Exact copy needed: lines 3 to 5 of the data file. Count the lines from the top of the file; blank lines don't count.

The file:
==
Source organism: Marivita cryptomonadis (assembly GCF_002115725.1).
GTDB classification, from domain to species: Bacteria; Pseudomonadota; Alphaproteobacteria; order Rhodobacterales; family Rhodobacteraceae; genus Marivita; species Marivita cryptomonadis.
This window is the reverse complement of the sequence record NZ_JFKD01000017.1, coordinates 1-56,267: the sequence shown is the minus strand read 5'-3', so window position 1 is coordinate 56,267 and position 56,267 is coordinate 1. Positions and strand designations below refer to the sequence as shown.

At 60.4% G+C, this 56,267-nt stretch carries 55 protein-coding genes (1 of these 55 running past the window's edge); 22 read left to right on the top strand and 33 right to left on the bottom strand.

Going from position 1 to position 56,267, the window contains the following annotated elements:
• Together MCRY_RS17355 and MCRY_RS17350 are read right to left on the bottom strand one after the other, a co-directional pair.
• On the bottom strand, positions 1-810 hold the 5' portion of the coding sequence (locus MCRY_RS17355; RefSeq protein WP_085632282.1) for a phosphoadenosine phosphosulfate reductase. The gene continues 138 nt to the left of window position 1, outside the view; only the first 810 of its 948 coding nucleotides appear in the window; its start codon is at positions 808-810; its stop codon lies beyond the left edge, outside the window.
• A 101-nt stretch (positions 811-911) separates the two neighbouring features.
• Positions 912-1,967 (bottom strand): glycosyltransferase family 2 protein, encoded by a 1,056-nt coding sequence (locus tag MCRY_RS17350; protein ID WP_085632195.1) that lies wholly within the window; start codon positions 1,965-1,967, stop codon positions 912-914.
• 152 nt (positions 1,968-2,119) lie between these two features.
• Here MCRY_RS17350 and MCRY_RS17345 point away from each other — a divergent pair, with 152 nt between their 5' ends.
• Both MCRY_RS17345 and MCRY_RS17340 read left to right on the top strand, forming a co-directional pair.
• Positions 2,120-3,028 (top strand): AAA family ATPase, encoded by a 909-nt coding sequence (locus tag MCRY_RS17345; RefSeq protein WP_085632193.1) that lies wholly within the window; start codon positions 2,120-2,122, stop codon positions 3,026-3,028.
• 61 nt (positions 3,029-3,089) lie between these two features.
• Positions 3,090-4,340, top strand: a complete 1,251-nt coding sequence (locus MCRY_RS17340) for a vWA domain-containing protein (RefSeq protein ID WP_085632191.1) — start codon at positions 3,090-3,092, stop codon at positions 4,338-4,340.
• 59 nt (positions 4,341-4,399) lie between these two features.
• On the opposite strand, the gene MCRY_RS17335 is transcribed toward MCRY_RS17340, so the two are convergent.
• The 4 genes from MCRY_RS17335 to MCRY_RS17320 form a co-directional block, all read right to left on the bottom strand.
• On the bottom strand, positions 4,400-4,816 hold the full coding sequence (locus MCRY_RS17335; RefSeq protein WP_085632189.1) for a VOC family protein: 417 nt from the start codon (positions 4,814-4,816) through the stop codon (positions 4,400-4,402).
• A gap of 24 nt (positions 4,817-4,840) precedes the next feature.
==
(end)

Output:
This window is the reverse complement of the sequence record NZ_JFKD01000017.1, coordinates 1-56,267: the sequence shown is the minus strand read 5'-3', so window position 1 is coordinate 56,267 and position 56,267 is coordinate 1. Positions and strand designations below refer to the sequence as shown.

At 60.4% G+C, this 56,267-nt stretch carries 55 protein-coding genes (1 of these 55 running past the window's edge); 22 read left to right on the top strand and 33 right to left on the bottom strand.

Going from position 1 to position 56,267, the window contains the following annotated elements: